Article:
Real Birth Journey: Liam David

Birth. It is the most incredible, indescribable, unpredictable and miraculous occurrence. Bringing life into the world is an experience that is personal and precious beyond belief. Each delivery is different to the next, and yet I feel that despite the varying differences it is something so special it can actually bring us altogether. I’m pulling together a range of real birth stories to share in the hope of expanding our knowledge and expectations of birth, and to dwell in the wonder that is the gift of life, in the countless forms it may arrive in!

Name & age at birth:
Sophie, 25 years old

Due date:
15.11.2019

Cravings during pregnancy:
Cold Milo’s, cookies & cream ice cream towards the end and a particular sour lolly in the beginning that is unfortunately discontinued therefore proving difficult to feed that craving!  

Worst symptom/s:
I was thankfully very lucky throughout my pregnancy, the only complaint would be how his foot found my ribs at 3am almost every morning!

Biggest concern about birth was:
Honestly, I had absolutely no idea what to expect, I was absolutely petrified of the upcoming experience. I guess my biggest concern was the same as others – the health of my soon to be born baby and myself throughout the experience.

Ideal birth plan was:
Go with the flow! I believed that my baby would decide their entrance, so I simply trusted the process (and midwives!)

Hours in labour:
7 hours.

How we went from wombmate to roommate:
After a walk around Bunnings, my waters began to trickle. I was admitted on late Sunday afternoon to begin antibiotics and advised I would be induced in the morning. Hubby was allowed to stay past “curfew” and left close to midnight, I fell asleep shortly after and woke at 1:30am with pains. I called the midwife after I began timing and they were barely 3 minutes apart. She checked, not believing I was in labour and by this stage I had progressed to 7cm. We walked to the labour ward while she rang hubby to return to the hospital. I had the beloved yoga ball to bounce on, and was given gas. The gas instantly made me feel ill. The midwife reduced the gas to mostly air, I breathed through the contractions silently and with only a few minutes of pushing, our boy arrived at 7:14am.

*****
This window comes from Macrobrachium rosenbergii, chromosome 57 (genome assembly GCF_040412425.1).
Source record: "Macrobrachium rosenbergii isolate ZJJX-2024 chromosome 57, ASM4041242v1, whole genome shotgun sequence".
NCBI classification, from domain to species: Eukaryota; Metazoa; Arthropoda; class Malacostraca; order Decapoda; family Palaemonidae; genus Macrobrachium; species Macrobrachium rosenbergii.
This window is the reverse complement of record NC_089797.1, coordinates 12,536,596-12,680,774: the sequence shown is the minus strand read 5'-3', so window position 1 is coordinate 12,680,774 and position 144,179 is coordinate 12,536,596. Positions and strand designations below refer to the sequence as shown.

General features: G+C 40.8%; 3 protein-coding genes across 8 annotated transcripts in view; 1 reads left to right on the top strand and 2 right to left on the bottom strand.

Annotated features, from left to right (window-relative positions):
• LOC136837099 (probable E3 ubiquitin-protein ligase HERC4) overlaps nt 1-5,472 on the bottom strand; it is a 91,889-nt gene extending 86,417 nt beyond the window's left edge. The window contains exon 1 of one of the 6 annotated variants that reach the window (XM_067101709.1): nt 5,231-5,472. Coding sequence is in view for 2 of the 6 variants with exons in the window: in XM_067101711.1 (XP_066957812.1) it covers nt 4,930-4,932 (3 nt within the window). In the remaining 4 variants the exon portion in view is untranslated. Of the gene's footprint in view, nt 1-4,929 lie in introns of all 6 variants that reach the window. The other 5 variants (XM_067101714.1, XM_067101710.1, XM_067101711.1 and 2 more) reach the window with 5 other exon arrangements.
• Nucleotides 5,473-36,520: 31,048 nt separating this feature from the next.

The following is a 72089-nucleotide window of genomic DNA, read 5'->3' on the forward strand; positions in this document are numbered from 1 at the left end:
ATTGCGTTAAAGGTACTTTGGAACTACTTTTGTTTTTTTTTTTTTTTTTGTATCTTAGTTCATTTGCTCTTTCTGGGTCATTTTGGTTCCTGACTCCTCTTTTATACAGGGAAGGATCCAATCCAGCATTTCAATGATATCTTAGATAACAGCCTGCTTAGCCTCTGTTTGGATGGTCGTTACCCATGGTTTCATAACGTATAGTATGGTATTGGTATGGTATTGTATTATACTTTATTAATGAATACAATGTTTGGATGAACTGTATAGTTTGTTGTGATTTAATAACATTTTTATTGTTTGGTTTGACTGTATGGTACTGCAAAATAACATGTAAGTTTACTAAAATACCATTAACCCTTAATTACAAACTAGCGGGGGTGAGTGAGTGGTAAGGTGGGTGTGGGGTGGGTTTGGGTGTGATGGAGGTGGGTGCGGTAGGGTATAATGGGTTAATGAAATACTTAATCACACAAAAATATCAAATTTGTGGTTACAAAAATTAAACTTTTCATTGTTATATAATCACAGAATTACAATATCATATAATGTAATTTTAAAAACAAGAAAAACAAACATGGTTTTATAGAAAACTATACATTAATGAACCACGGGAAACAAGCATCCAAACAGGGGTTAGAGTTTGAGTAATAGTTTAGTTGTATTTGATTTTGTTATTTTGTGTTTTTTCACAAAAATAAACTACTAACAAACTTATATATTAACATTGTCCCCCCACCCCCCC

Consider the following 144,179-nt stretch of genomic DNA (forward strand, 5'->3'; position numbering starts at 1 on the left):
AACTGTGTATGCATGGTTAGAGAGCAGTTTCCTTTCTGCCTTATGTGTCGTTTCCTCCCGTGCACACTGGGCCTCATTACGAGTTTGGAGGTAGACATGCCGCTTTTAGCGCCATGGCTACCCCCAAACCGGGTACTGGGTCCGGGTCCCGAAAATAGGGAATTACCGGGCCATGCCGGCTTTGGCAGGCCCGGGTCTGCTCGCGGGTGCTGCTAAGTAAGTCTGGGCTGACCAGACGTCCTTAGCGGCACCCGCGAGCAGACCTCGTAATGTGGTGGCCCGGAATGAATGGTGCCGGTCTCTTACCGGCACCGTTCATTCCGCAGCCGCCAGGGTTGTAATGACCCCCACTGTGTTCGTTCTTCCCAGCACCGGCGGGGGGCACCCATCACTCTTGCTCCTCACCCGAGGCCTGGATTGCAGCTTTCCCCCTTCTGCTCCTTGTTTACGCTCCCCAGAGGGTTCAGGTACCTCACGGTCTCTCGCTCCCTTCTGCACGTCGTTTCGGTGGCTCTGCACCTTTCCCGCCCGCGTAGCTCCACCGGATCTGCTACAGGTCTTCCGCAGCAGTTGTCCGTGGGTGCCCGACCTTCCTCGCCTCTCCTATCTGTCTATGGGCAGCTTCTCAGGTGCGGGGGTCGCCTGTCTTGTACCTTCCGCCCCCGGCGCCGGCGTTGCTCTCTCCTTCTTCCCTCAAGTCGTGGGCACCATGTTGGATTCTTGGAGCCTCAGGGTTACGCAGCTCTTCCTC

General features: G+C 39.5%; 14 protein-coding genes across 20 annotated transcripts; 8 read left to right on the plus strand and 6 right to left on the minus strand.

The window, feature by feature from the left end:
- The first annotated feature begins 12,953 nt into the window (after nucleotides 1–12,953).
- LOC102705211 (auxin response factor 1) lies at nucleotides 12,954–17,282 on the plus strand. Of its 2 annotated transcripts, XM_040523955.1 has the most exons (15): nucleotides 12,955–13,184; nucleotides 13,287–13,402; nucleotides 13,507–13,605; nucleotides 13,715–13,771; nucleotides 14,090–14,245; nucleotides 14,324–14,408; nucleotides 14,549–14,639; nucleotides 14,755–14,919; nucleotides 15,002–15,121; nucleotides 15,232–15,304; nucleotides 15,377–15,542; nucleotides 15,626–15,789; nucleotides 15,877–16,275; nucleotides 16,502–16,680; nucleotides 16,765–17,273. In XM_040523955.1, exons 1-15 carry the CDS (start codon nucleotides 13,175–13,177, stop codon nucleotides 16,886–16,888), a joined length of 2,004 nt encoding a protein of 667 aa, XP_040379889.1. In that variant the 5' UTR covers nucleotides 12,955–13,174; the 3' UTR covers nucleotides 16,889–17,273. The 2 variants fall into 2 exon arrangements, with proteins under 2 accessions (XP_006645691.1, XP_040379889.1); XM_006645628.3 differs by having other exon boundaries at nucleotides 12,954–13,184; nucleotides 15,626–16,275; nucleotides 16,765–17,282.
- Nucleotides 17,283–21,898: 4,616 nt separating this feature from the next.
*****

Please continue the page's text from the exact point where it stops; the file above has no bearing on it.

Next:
Most vivid memory during labour:
The moment I said I couldn’t do it (as we all do) and my hubby seeing baby’s head poking through and telling me it is too late and that I am doing it.

Most amusing/interesting moment during labour/birth:
The moment I threw the gas away and as hubby is frantically trying to get it back, and hearing my midwife strongly advising him to leave it be. 
Or when hubby tells me to let him know when I want him to be quiet, the midwife confirms with a nod that I want that time to be now.

During labour/birth, I definitely did not expect: 
For it to go so quickly (although I am thankful!) 

A myth/misconception I believed prior that I now don’t is:
That all birth stories are the same if not similar. They are not. Do not listen to your friend/mum/aunts etc. Your birthing story will not be the same. Your baby is not the same. Your body is not the same.

Baby’s name, birth weight and date:
Liam David, 4.06kgs, 19.11.2018

Baby’s name was almost:
Xavier Liam.

Time spent in hospital post birth:
3 days.

Best tip/trick you received for those early days:
Don’t allow too many visitors, get to know your baby first.
Oh and use ice pads!! 

Top 3 lifesaving items for a newborn:
Love to Dream Swaddles, cheap muslin wraps for the spit ups, a rocker (this allows you to shower and baby is right there!)

If you could go back and speak with your pregnant self, what would you say?
Rest and take it all in, you will miss the bump and kicks on the inside.

If you could speak with yourself during labour, what would you say?
It IS okay. You CAN do this. You are stronger than you think. 

If you could speak with yourself on day 3 of having a newborn, what would you say?
It is okay to hold your baby, and it is okay to say no to visitors. 

Any words for first time mums-to-be nervous about their own upcoming birth?
You can do it. Trust your body and your baby (and the medical staff where needed).

Any further notes you’d like to include?
It is okay to be exhausted, it is okay to nap when baby naps or have baby nap on you. It is okay to leave the cleaning, to cry or request help. The days (and nights) may seem long but in hindsight they are short and will soon be a distant memory.

If you have a birth story you’d like to share then please get in touch and let’s start the conversation!


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